I live in the land of tours, tourists, and all things touristy. Hollywood, California: home to many, many spots of historical and cultural significance – especially if you are interested in the movie biz. There is an entire industry here built around the idea that people will exchange their hard-earned vacation dollars to have an expert (usually someone who arrived in the southland approximately two weeks before) show them around town. Do you want to know where Brad Pitt lives? Just walk down Hollywood Blvd and you will be approached by someone who, in some gaudy van, will take you there…and many other places of note – Pink’s Hot Dogs (where nobody famous ever eats…ever), the iconic Hollywood sign, or super swanky Rodeo Drive.
Perhaps this is just wishful thinking…but Los Angeles has a pretty rich Civil War era history – so why not a Civil War themed tour? I know, probably not. How would such a tour compete with a potential (never gonna happen) Paris Hilton sighting? But still, there are plenty of places one could visit to add visual depth to an exciting 19th century story. Downtown LA’s plaza near Olvera Street was once the site of heated secessionist activities. Federal soldiers had to be dispatched to calm the would be rebels and perhaps even force them into submission. Their quarters – Drum Barracks – still exist in Wilmington – just outside of Long Beach. This site served as the Federal headquarters for Southern California and the Arizona territory from 1861 to 1871.
If plazas and old buildings don’t grab your attention – maybe a classic Civil War themed film tour would do the trick. Gone With the Wind was filmed down the road from Hollywood in Culver City (David O. Selznick colored the California dirt red to look like Georgia). Culver Studios, formerly Selznick studios, stands to this day – the entry path from the main studio gate is in fact the very same walkway to the Butler’s Atlanta mansion. And there’s more. The Birth of a Nation was shot in a number of locations around town: Whittier, San Bernardino, Burbank, and elsewhere in the San Fernando Valley (where D. W. Griffith made no effort whatsoever to reproduce a South Carolina or Virginia landscape). Hmmm – well, at least I would like to see these spots.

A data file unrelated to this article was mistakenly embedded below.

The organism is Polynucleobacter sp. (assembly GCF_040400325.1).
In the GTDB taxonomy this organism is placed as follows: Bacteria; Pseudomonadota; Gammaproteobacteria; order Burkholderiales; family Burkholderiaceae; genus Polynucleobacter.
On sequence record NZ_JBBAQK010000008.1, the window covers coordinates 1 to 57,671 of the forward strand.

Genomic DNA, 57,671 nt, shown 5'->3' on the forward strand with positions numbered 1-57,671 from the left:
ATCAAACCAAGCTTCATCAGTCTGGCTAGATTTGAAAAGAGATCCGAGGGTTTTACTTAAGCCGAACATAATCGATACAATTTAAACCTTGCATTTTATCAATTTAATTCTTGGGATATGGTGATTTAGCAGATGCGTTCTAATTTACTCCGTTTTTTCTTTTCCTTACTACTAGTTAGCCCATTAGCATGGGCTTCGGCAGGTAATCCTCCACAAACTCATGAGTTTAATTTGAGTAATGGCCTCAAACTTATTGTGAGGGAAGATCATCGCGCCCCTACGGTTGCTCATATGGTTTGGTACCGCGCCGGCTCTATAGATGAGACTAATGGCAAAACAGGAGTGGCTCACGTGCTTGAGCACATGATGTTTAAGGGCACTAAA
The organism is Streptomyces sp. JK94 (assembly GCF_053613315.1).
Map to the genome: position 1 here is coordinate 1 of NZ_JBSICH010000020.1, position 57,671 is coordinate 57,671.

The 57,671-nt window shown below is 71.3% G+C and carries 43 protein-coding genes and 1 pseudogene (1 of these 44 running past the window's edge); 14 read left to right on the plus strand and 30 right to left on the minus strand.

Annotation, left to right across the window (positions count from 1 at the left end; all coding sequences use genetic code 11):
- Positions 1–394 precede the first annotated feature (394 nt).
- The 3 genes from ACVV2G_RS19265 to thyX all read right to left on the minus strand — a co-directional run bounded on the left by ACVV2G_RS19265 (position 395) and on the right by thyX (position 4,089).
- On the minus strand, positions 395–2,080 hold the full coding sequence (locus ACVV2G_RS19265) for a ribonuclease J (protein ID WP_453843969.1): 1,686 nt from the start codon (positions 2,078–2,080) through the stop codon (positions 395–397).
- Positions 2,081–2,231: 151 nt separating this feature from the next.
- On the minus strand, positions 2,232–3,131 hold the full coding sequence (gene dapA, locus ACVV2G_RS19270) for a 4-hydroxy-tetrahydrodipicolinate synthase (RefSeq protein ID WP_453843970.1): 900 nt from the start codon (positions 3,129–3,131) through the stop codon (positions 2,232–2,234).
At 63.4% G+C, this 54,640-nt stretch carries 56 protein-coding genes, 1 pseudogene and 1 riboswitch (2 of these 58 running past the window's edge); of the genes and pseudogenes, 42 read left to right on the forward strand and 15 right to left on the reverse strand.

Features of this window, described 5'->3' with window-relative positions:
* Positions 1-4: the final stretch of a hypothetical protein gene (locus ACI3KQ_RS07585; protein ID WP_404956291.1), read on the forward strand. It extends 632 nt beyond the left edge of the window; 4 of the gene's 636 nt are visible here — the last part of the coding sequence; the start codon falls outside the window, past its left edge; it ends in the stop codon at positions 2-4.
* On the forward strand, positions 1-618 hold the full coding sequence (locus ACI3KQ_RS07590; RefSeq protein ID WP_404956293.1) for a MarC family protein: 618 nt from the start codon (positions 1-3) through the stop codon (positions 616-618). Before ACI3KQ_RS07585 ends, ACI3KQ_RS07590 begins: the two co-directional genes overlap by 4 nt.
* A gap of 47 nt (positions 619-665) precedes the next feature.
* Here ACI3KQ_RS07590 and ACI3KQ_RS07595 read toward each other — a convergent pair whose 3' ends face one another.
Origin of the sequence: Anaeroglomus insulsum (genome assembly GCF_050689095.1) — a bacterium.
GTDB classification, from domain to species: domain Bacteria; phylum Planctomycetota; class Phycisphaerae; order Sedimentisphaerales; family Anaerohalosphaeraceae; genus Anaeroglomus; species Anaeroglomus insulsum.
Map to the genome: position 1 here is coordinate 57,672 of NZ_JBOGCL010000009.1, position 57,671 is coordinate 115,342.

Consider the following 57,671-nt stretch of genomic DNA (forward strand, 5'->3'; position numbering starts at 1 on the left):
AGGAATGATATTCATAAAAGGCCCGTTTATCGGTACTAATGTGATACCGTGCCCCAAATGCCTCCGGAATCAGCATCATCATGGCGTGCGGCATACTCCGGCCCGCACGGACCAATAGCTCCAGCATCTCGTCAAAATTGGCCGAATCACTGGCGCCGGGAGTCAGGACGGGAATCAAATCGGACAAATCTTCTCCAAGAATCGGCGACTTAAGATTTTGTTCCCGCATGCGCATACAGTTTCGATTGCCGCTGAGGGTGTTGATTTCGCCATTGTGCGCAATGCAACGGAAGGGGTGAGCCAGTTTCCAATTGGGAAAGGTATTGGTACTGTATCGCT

My entrepreneurial spirit says if you see a need for something then you ought to provide it – for a fee of course. But I question whether or not the average LA area vacationer would care to see and understand the Civil War from a Southern California perspective in either history or popular culture.
What do you think??